LPAN Project Overview

The Mamantel/Panlao mangrove conservation and restoration project consists of 14,883 hectares of which 3,000 hectares are in need of restoration and reforestation.  The project is located on the shores of Laguna Panlao and Laguna de Términos in the state of Campeche, Mexico.  Mangrove species within the project include Rhizophora mangle, Avicennia germinans, Laguncularia racemosa and Conocarpus erectus.  Mangroves in Mexico have accounted for approximately 24 Tg CO₂e emissions over the last 20 years.  Due to the desire to create pasture land and as of late palm oil, there is a high threat level to slash and burn the mangroves.  The government of Campeche decreed that there should be 100,000 hectares of palm oil in the state and thus far they have planted 30,000.  Palm oil plantations have sprung up next to the project area and offers have been given to the landowners to sell the land for palm oil development.

The project’s conservation and restoration activities will be conducted by local community members and will be trained by an experienced local cooperative managed by women.  The project leadership will include local members as well as financial benefit streams will flow directly to local families.  Carbon finance from avoided emissions and the local community participation in the restoration and reforestation activities will provide incentive for the locals to preserve and protect the mangroves.  In addition to the direct employment, the environmental services that will be provided by the ecosystem once recovered will include quality of habitat for fish and birds, improved water quality, as well as carbon sequestration of more than 6.035 million tCO2e over the life of the project and another 3.150 million tCO2e from avoided emissions.

Relevant ecosystem services provided beyond carbon include ecotourism, scientific tourism, adventure tourism that includes sports fishing and bird watching.  In addition, local fishing for food, sustainable commercial fishing, and production of honey will be further benefits to the local community.  The area is biologically rich, where 15 vegetative associations, with a total of 374 species are found.  Threatened floral species found the area includes the Bletia purpurea, Bravaisia integerrima, B. tublifora. Endangered flora species found include the orchid Habenaria bractescens.  Fauna estimates suggest that there are at least 1,468 species, both terrestrial and aquatic.  Among the aquatic mammals, in the reserve one can find bottlenose dolphins (Tursiops truncatus) and manatees (Trichechus manatus). Endangered species include jaguar (Panthera onca), black-handed spider monkey (Ateles geoffroyi), American crocodile (Cocodrylus acutus) and Morelet’s crocodile (C. Moreletii).  The hawksbill turtle (Eretmochelys imbricata), green turtle (Chelonia midas) and Kemp’s Ridley turtle (Lepidochelys kempi) are under special protection.  Lastly, preserving urban wetlands in good condition, contribute to making cities and towns safer from the manifestations of climate change.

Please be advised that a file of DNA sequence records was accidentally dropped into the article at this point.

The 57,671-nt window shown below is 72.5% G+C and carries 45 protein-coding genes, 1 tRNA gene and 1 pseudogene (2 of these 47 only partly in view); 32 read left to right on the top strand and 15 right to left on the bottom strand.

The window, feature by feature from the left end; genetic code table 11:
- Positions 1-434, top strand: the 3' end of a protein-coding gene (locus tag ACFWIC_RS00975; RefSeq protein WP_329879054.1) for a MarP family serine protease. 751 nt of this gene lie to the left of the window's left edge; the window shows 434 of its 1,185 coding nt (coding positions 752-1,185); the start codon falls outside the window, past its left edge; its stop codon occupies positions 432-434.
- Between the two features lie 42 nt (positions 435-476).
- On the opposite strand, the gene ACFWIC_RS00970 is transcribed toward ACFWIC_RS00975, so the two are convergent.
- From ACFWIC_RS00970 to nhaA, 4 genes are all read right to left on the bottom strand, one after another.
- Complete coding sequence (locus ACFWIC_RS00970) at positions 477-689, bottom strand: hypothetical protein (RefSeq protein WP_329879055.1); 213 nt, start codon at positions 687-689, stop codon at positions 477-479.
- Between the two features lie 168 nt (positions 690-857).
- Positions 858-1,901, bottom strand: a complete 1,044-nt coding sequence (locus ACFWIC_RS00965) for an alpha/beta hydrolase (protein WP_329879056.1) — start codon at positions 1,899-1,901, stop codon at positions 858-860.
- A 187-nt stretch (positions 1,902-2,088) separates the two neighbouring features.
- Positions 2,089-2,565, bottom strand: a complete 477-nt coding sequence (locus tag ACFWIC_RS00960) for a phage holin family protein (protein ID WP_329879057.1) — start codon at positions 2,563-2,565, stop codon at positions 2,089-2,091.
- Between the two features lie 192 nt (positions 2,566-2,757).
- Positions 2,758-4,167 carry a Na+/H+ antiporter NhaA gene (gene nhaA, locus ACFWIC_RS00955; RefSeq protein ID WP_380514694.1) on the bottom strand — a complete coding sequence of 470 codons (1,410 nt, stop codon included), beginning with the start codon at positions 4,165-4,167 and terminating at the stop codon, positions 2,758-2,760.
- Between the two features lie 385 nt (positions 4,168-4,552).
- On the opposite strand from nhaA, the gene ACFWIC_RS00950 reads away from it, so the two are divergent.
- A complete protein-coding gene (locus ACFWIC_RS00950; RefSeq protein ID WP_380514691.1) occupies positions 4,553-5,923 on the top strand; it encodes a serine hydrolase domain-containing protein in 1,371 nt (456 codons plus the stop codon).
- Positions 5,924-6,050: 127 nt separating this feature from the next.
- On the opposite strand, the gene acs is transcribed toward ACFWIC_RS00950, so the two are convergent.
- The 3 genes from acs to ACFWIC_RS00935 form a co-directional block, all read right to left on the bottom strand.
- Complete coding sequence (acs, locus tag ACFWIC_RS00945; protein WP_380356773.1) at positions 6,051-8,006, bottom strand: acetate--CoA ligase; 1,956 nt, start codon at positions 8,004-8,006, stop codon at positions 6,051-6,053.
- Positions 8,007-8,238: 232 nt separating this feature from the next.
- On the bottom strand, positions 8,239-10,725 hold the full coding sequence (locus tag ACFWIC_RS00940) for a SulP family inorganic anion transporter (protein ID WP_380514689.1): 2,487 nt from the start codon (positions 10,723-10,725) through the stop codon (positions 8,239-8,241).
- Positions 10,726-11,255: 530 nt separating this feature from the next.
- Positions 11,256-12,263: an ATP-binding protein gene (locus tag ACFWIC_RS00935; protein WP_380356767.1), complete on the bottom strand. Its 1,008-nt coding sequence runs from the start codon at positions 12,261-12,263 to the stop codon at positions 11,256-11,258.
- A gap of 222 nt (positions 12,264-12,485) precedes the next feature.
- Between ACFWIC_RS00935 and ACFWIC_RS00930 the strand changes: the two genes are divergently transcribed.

Sustainable Development Goals (SDGs) and Impacts

For a full list and explanation of each SDG, click here

SDG 1: No Poverty
Blue Carbon Projects employs local community members to work on project areas and perfrom conservation and restoration activities.

SDG 2: Zero Hunger
Restoring mangroves will create productive ecosystems, providing sufficient and nutritious food to local communities all year round.

SDG 5: Gender Equality
The Cooperatives we work with is 200% managed by women, with a amority-female work force.  At the height of it’s activities, our cooperative has employed more than 800 community members.

SDG 8: Decent Work and Economic Growth
Mangrove restoration activities can create local income opportunities, providing full and productive employment for community members. The mangroves also provide an additional source of economic growth via potentially increased tourism that creates jobs and promotes local culture and products.

SDG 11: Sustainable Cities and Communities
Mangroves help reduce the adverse effects of a natural disasters, like flooding, storm surges and soil erosion, ensuring the continued safe survival of populated areas.

SDG 13: Climate Action
Mangroves are highly effective in carbon sequestration. Mangroves allocate proportionally more carbon below-ground and have higher below- to above-ground carbon mass ratios than terrestrial trees. Most mangrove carbon is stored as large pools in soil and dead roots.

SDG 14: Life Below Water
Mangroves restoration will protect marine and coastal ecosystems, avoiding adverse impacts, and achieving healthy and productive oceans. Mangroves act as nurseries for many fish species, crustaceans, and mollusks. The project ensures the growth of their habitat and protects these biologically complex ecosystems.

SDG 15: Life On Land
Through planting mangroves on degraded lands, the soil organic contents and minerals will be increased, and vegetation cover will improve soil conditions, regaining healthy ecosystems which are ideal habitats for a variety of plant and animal species.